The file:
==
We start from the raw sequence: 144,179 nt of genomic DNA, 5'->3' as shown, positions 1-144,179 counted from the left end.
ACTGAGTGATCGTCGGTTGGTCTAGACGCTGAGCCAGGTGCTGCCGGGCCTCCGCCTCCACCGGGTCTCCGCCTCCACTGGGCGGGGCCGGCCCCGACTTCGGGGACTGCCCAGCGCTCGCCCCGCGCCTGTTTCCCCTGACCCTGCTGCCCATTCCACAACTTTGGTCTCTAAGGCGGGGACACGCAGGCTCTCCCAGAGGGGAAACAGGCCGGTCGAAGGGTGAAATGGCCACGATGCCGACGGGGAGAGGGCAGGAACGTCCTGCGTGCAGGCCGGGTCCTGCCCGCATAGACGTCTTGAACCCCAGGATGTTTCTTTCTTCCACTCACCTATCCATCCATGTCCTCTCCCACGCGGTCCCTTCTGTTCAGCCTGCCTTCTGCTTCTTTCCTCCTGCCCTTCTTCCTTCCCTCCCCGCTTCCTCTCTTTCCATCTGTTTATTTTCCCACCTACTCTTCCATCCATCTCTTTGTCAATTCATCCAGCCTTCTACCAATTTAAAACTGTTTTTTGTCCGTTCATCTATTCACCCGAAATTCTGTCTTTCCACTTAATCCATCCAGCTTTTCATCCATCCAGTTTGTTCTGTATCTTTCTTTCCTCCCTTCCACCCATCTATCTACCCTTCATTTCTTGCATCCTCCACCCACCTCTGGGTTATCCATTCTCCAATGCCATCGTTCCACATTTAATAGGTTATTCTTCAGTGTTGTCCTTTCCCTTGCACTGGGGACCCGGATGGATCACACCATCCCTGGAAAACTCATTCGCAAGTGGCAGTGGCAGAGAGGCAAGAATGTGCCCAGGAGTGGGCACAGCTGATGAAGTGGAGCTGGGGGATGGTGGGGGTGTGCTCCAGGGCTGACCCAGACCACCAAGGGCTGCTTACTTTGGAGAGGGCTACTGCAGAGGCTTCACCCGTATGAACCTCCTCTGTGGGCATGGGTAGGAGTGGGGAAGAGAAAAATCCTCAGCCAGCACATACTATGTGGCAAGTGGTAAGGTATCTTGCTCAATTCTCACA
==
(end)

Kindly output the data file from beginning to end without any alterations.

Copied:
We start from the raw sequence: 144,179 nt of genomic DNA, 5'->3' as shown, positions 1-144,179 counted from the left end.
ACTGAGTGATCGTCGGTTGGTCTAGACGCTGAGCCAGGTGCTGCCGGGCCTCCGCCTCCACCGGGTCTCCGCCTCCACTGGGCGGGGCCGGCCCCGACTTCGGGGACTGCCCAGCGCTCGCCCCGCGCCTGTTTCCCCTGACCCTGCTGCCCATTCCACAACTTTGGTCTCTAAGGCGGGGACACGCAGGCTCTCCCAGAGGGGAAACAGGCCGGTCGAAGGGTGAAATGGCCACGATGCCGACGGGGAGAGGGCAGGAACGTCCTGCGTGCAGGCCGGGTCCTGCCCGCATAGACGTCTTGAACCCCAGGATGTTTCTTTCTTCCACTCACCTATCCATCCATGTCCTCTCCCACGCGGTCCCTTCTGTTCAGCCTGCCTTCTGCTTCTTTCCTCCTGCCCTTCTTCCTTCCCTCCCCGCTTCCTCTCTTTCCATCTGTTTATTTTCCCACCTACTCTTCCATCCATCTCTTTGTCAATTCATCCAGCCTTCTACCAATTTAAAACTGTTTTTTGTCCGTTCATCTATTCACCCGAAATTCTGTCTTTCCACTTAATCCATCCAGCTTTTCATCCATCCAGTTTGTTCTGTATCTTTCTTTCCTCCCTTCCACCCATCTATCTACCCTTCATTTCTTGCATCCTCCACCCACCTCTGGGTTATCCATTCTCCAATGCCATCGTTCCACATTTAATAGGTTATTCTTCAGTGTTGTCCTTTCCCTTGCACTGGGGACCCGGATGGATCACACCATCCCTGGAAAACTCATTCGCAAGTGGCAGTGGCAGAGAGGCAAGAATGTGCCCAGGAGTGGGCACAGCTGATGAAGTGGAGCTGGGGGATGGTGGGGGTGTGCTCCAGGGCTGACCCAGACCACCAAGGGCTGCTTACTTTGGAGAGGGCTACTGCAGAGGCTTCACCCGTATGAACCTCCTCTGTGGGCATGGGTAGGAGTGGGGAAGAGAAAAATCCTCAGCCAGCACATACTATGTGGCAAGTGGTAAGGTATCTTGCTCAATTCTCACA